There’s no denying the massive influence the X-Men — Marvel’s premiere mutant team — have had upon the superhero genre, not just in the comics but breaking through into live action over the past decade and a half.
It was 2000’s X-Men which finally showed studios that mainstream superhero live-action movies could be profitable and audiences that they could be fun. Without it we probably wouldn’t have the Marvel Cinematic Universe, the DC Extended Universe or the Fox-Marvel Cinematic Universe we have today.
The X-Men have another special attribute in that, as a team, they’ve traditionally been used as a metaphor for social struggles. But did you know that the ideologies they represent have evolved to match contemporary issues as they made the leap from page to screen? Let’s take a look.
The Birth Of The X-Men
The X-Men of the comic books were originally conceived by Stan “The Man” Lee back in 1963. And according to a 2000 interview with The Guardian, Lee purposefully crafted the team to reflect the civil rights race movement of the 60s:
“It occurred to me that instead of [the X-Men] just being heroes that everybody admired, what if I made other people fear and suspect and actually hate them because they were different? I loved that idea; it not only made them different, but it was a good metaphor for what was happening with the civil rights movement in the country at that time.”
Even if you’ve only taken a cursory glance at the movies or comic books, you’ll probably know that much of the X-Men’s backstory involves struggling against sociopolitical anti-mutant attitudes. Typically there’s some faction of the government trying to bring in legislation against them — such as the Mutant Registration Act — or capturing and experimenting upon them, as in the case of Colonel William Stryker and the Weapon X program.
Indeed that is why Professor X/Charles Xavier created the School for Gifted Youngsters in the first place — in order to create a haven for young mutants where they could learn to control their emerging powers away from the prejudice of the outside world.
You also have the likes of Genosha: The fictional country which provided a safe haven for mutant-kind until it was destroyed and the inhabitants decimated by anti-mutant Sentinels, reflecting cultural genocides which have taken place over the years. Magneto/Max Eisenhardt/Erik Lehnsherr is a freaking holocaust survivor — enough said.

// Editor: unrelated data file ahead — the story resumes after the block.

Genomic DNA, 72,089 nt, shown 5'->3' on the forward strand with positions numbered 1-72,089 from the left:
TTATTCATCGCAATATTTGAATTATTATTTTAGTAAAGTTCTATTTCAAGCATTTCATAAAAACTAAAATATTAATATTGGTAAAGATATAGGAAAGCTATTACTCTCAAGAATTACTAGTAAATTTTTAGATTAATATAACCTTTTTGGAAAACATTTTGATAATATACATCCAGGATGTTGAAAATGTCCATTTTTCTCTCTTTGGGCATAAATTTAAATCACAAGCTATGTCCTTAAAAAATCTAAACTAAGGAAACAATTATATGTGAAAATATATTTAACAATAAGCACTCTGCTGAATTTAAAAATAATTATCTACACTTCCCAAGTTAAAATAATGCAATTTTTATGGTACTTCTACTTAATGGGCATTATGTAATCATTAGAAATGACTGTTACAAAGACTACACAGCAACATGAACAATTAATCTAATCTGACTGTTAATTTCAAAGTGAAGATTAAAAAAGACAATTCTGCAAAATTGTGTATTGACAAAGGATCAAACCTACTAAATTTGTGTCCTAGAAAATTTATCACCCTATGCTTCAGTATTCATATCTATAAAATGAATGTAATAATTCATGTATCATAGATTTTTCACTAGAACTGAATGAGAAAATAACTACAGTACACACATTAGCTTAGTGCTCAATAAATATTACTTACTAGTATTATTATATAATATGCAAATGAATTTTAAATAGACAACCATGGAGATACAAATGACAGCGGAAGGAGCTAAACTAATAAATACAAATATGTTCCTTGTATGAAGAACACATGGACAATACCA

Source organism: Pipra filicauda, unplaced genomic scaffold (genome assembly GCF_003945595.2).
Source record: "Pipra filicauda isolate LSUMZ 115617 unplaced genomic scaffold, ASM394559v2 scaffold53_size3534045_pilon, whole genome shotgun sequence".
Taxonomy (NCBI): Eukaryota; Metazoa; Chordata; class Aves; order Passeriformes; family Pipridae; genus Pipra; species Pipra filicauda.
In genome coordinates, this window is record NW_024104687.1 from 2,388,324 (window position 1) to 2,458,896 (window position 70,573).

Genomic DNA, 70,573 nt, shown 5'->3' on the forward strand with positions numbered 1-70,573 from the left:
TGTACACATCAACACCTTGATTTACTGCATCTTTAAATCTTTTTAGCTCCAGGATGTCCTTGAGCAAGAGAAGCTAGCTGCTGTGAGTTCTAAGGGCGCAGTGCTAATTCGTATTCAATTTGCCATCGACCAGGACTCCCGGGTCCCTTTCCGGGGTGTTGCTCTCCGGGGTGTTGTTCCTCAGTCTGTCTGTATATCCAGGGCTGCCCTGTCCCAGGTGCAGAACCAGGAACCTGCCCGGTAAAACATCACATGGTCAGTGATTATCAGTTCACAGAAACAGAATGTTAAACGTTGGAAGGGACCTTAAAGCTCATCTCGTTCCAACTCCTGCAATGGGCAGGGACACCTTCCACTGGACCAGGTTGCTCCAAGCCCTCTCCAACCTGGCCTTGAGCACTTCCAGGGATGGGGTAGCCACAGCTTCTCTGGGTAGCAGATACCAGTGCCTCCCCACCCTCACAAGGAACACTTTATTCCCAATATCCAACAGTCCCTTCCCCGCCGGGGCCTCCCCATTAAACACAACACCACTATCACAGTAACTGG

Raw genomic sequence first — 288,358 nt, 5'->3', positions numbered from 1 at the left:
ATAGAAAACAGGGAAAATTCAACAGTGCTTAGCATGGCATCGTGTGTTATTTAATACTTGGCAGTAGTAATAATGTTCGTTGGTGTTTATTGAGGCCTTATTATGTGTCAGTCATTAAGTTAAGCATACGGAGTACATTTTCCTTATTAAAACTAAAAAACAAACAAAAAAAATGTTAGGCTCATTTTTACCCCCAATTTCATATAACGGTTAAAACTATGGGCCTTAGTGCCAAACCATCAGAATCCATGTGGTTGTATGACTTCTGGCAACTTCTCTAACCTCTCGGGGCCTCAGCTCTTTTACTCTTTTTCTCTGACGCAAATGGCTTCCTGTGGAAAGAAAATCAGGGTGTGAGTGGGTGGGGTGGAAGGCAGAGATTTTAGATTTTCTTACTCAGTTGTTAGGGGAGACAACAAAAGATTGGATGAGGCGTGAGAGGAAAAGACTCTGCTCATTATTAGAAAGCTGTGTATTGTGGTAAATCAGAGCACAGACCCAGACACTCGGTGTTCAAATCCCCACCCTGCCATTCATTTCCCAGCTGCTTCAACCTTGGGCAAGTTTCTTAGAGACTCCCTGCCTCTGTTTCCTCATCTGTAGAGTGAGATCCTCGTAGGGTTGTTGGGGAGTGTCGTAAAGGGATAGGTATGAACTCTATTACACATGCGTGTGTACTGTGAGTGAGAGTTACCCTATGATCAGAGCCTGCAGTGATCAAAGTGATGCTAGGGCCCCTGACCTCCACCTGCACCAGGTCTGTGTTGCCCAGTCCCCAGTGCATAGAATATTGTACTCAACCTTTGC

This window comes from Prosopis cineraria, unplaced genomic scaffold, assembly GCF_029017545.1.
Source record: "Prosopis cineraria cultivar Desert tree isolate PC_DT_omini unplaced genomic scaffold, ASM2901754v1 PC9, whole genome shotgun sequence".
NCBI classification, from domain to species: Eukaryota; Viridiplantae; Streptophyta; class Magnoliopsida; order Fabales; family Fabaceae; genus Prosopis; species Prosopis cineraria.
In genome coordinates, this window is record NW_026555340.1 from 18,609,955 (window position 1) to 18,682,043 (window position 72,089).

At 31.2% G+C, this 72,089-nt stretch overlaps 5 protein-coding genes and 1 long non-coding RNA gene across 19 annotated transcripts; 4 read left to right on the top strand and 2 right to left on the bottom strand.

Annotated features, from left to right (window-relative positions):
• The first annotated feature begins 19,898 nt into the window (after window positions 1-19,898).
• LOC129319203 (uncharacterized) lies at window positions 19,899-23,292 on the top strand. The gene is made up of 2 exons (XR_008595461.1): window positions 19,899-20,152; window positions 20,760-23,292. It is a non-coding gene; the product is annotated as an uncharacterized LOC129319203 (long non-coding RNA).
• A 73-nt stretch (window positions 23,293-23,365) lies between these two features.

But what about the movies? Surely they’re also designed to reflect the civil rights movement? Well, yes and no. Specifically the X-Men Fox-Marvel franchise was crafted to reflect a very specific social rights issue, one which is still being fought today — even more-so around the time X-Men came out.
The X-Men Movies Represent…
Gay and LGBT rights.
You think we’re reaching? Ready to scroll to the bottom to leave a scathing comment? Hold your horses buddy, because multiple people involved with the X-Men movies have explicitly stated that they were supposed to represent LGBT rights issues. These people include:
X-Men, X2: X-Men United, Days of Future Past and Apocalypse director Bryan Singer, who identifies openly as queer and bisexual.
Magneto actor Ian McKellen, who identifies openly as gay, and told Buzzfeed in 2014: “I was sold [X-Men] by Bryan who said, ‘Mutants are like gays. They’re cast out by society for no good reason.'”
X2 screenwriters Michael Dougherty and Dan Harris, both of whom identify openly as gay.
X-Men: First Class writer Zack Stentz.
Zack Stentz even took to Facebook following the release of X2: X-Men United to correct a commenter who suggested that those gleaning gay rights commentary from the movies were reaching too hard.
It’s all very well and good saying that the X-Men movies are meant to be representative of LGBT rights, but how exactly do they do this? Let’s break down the main points.
The Changes Start At Puberty
As sexual desires tend to manifest around the time of puberty, so does mutation in the X-Men movies. Whilst it’s shown that some mutants receive their powers whilst still in childhood — such as Angel/Warren Worthington Jr. in X-Men: The Last Stand — the central characters tend to have their powers “manifest in adolescence”. Looking at the average ages of those at the school, the vast majority of the children are in their teens.
A good example is Rogue/Marie, one of the central characters of X-Men. Her powers manifest for the first time whilst kissing a boy — her first kiss, as she later tells Wolverine. She realises she’s a mutant the first time she kisses a boy, not far removed from the process of realizing one’s own sexuality.
And if you want to really read into the Rogue analogy, you could suggest that her struggles with her powers are directly linked to the fact that they manifest the first time she’s kissing someone of the opposite sex. This could be read as a rejection of normality (homosexual relationships) because of her inherent mutation (homosexuality).
Rogue later dates Iceman/Bobby Drake, but they are unable to touch skin to skin because her mutation would kill him. Again her mutation stops her from fulfilling a normal relationship, and she later fears he will leave her for Kitty, who he can have sexual relations with.
Rogue is perhaps the only character apart from Angel we see really struggling with her mutation throughout the movies, and she does eventually “cure” herself in X-Men: The Last Stand in order to live a more normal life.
Speaking of the “cure”…
There’s A Very Specific Representation Of Social Attitudes
As Zack Stentz pointed out earlier, many aspects of Joss Whedon’s “Cure” / “Gifted” storyline have been adapted into the films. Especially in X-Men: The Last Stand, which deals with the ramifications of a cure for the mutant gene being created and distributed — sometimes against the will of the mutants themselves.
In the same manner that some people have historically viewed homosexuality as something which is chosen and can be “cured” — remember that ‘Pray Away The Gay’ camps are still a thing — so is mutation treated like an aberration which can be done away with.